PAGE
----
The hubs created for each year's Game of the Year awards were unique, causing an increase in code and experiences that weren't scalable as well as an uptick in QA upkeep with increasingly diminished value over time.
Production of content and imagery became more and more cumbersome over time as the rules and boundaries for content to fit into the hubs changed year over year thanks to a lack of consistency and uniformity.
Though the content can change from event to event, a recurring pattern was found that like items could be grouped together very often with there rarely being a singular, unique piece that didn't connect with others.
Because of this, design and engineering could reliably depend on grouped layouts and modules while the content team could focus on how to organize the content they intended to publish for the event.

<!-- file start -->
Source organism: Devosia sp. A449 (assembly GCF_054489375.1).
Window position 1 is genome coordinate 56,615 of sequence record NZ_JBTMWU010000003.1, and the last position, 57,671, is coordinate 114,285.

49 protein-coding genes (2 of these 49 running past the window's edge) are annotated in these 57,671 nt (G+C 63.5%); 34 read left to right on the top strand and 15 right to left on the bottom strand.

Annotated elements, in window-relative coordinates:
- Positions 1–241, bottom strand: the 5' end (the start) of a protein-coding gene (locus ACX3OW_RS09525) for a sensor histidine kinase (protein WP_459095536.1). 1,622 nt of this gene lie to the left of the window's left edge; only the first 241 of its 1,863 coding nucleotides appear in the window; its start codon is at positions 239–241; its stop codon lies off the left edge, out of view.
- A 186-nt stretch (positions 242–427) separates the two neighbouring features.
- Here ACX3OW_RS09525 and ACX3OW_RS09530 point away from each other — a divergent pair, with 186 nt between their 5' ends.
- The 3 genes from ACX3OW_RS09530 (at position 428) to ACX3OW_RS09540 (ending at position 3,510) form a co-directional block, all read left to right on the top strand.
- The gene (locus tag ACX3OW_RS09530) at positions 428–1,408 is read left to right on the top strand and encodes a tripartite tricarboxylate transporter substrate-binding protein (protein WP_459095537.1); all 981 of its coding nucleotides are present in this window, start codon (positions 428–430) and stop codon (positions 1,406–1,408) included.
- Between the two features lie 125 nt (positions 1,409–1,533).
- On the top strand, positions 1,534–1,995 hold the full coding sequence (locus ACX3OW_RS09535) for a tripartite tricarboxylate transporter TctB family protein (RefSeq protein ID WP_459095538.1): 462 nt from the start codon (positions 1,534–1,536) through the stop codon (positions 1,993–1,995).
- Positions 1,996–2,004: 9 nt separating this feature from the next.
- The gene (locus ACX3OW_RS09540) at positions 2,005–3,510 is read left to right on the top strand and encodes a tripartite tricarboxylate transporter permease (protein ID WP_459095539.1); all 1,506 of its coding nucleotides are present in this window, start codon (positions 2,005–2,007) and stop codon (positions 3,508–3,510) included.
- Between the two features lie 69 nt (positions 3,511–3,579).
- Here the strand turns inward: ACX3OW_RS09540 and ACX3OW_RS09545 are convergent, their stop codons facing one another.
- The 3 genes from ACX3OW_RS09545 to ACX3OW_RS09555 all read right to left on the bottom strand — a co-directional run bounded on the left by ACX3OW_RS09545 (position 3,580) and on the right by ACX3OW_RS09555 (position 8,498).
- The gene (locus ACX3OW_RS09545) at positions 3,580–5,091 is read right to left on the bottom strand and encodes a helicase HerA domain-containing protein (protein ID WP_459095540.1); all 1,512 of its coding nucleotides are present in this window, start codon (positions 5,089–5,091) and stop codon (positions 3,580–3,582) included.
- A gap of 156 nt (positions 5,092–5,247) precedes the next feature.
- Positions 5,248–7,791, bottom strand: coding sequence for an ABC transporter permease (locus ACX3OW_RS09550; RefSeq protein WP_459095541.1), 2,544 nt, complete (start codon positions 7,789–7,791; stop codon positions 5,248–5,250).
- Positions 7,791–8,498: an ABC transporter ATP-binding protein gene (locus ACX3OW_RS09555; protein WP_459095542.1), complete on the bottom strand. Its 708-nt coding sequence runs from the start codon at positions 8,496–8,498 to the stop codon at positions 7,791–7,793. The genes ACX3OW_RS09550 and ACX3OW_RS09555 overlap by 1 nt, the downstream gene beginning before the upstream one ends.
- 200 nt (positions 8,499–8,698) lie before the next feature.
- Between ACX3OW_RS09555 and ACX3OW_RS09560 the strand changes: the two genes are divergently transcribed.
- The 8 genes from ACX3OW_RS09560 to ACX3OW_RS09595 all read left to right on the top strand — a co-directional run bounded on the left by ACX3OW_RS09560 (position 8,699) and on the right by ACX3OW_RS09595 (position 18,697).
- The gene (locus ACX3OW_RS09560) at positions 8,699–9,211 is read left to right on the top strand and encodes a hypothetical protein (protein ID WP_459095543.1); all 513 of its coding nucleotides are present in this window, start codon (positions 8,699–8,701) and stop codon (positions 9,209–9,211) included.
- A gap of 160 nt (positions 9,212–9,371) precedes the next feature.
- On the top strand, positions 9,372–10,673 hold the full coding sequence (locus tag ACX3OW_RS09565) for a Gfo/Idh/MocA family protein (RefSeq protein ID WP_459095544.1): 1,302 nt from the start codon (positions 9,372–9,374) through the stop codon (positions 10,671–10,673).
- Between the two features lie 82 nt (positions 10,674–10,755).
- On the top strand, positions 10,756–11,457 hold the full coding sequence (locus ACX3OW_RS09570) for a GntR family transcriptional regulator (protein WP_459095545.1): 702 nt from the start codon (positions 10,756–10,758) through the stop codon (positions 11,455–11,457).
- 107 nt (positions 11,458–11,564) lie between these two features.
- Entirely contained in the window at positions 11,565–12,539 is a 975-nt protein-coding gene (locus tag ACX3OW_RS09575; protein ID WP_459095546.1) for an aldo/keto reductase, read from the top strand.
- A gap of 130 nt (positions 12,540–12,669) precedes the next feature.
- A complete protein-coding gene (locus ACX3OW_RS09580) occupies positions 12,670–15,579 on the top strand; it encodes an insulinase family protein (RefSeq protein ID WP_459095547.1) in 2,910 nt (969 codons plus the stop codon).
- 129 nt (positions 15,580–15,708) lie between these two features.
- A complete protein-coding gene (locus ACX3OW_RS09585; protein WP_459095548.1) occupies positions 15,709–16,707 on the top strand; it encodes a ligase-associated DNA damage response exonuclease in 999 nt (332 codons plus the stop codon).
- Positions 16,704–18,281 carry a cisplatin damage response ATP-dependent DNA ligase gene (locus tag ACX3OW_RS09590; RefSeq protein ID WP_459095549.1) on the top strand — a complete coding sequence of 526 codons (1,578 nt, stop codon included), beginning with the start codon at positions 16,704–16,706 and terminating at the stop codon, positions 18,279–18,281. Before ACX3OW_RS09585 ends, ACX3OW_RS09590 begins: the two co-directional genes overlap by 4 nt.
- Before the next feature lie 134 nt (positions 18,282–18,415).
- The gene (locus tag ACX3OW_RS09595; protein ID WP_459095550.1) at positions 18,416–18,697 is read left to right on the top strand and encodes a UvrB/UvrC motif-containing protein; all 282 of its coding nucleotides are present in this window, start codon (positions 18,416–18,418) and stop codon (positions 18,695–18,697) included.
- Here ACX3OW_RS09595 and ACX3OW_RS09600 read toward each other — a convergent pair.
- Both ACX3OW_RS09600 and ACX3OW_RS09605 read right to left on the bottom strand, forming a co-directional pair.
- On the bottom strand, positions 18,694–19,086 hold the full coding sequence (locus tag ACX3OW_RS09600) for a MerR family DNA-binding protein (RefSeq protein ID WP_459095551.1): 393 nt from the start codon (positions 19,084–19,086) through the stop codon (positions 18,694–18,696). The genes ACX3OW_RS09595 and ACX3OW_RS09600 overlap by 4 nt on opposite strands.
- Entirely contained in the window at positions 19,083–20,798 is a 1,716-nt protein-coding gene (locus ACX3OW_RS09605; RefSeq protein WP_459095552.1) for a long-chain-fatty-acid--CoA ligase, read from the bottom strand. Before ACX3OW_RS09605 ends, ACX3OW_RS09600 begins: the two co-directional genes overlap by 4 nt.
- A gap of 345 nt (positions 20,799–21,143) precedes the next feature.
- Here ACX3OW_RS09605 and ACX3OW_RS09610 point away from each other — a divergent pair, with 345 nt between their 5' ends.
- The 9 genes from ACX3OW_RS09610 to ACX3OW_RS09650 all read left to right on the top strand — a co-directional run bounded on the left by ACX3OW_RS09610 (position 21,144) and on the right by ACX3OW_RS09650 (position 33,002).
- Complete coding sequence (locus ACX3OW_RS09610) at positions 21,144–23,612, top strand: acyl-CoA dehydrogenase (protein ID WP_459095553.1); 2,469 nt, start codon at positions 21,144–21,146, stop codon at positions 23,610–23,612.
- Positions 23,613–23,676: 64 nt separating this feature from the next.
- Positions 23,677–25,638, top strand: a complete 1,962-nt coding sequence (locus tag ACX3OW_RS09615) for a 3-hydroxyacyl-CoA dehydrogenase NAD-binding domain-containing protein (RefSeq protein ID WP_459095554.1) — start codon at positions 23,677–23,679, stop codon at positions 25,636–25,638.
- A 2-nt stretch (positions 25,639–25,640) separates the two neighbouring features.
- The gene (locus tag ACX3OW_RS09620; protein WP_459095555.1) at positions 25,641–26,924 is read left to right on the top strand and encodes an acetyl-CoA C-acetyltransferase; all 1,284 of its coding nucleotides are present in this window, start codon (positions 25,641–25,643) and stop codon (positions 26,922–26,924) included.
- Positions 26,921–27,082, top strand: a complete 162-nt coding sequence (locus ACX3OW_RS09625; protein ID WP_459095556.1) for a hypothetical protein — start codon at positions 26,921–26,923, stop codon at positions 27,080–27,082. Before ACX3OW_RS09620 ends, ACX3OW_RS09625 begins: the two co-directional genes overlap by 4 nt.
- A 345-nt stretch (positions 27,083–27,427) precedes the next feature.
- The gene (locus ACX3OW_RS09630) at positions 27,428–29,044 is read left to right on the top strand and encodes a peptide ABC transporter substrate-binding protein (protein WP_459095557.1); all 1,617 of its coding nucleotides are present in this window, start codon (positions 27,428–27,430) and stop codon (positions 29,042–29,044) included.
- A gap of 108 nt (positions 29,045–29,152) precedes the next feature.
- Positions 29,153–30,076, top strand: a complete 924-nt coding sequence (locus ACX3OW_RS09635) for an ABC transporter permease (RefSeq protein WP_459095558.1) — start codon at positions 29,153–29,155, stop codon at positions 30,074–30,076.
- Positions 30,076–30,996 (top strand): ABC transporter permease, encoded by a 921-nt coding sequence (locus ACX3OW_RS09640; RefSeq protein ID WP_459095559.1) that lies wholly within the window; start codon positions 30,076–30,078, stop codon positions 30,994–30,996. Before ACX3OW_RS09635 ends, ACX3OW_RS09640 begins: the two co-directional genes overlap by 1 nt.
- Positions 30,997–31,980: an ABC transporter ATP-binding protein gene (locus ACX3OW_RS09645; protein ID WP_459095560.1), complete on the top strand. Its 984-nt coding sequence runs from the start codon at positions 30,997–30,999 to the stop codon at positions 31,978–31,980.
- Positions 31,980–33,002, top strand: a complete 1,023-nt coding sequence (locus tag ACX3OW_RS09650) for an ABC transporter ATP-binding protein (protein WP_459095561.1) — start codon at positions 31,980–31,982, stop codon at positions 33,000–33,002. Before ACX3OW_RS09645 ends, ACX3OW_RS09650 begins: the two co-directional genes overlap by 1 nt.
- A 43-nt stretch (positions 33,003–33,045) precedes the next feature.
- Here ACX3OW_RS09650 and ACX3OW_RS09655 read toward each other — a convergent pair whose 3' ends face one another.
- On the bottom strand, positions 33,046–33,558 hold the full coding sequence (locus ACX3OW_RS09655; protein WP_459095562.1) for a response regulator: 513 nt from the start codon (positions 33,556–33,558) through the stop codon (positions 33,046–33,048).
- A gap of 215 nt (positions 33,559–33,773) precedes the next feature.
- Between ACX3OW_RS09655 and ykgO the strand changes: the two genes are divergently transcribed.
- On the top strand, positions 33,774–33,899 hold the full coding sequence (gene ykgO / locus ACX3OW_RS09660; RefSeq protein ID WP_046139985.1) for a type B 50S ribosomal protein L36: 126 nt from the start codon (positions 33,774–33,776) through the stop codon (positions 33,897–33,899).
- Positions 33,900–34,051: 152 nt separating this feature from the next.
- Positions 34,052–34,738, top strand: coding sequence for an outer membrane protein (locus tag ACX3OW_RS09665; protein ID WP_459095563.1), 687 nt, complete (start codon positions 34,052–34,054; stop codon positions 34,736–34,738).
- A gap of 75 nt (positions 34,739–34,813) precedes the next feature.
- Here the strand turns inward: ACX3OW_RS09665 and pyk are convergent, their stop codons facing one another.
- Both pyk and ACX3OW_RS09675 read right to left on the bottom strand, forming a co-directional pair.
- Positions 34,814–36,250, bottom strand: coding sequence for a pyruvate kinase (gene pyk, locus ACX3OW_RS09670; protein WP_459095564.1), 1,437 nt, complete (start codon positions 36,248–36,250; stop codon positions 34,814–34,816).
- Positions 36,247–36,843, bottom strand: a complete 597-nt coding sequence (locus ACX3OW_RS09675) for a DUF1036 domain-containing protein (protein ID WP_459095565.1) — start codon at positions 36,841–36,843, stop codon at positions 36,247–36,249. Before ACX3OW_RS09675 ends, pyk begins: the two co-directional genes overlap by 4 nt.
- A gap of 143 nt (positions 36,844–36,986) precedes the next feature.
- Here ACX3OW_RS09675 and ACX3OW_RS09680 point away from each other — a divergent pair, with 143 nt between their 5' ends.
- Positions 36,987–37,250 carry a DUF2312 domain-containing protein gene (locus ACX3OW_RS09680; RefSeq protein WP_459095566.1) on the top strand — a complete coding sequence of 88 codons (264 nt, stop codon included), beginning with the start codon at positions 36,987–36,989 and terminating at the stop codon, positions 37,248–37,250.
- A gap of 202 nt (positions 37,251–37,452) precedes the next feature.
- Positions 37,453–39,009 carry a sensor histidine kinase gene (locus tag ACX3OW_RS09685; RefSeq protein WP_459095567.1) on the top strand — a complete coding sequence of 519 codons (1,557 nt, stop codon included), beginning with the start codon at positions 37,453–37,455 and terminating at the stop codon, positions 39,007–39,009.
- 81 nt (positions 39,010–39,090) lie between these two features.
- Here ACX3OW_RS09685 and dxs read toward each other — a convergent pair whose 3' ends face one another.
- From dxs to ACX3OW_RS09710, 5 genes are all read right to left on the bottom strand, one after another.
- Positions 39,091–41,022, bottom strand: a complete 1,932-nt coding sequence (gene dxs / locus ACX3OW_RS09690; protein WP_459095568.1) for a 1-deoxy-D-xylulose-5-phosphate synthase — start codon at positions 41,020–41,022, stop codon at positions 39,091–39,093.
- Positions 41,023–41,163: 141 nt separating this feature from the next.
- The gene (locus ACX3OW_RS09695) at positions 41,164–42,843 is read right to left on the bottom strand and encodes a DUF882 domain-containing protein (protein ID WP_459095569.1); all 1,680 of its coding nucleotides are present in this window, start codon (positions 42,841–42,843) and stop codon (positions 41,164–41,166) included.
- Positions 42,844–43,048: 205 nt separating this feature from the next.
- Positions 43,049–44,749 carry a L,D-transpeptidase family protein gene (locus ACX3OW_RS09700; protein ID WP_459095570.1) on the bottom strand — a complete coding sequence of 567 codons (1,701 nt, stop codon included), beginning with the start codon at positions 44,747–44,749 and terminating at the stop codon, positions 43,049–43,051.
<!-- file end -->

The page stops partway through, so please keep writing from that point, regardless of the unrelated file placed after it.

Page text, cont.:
A unique challenge to the events is that the content wasn't all published at the same time nor were groups of content published in lockstep.
The focus changes over time in the event as well. Category awards like Best Xbox Games could be the focus over a group of days and runners-up for Game of the Year could be more important a few days later.
Using the Phoenix UX patterns, the pages used grids of grouped content to focus on what's most important. As content became less timely or valuable for users to see, the groups were converted to carousels to condense their footprint on the page.
The content team was able to organize groups of content in the CMS so that the most important pieces could publish and display higher up on the page without the help of design or engineering. Images created using the new standards easily fit in the grids and carousels as well.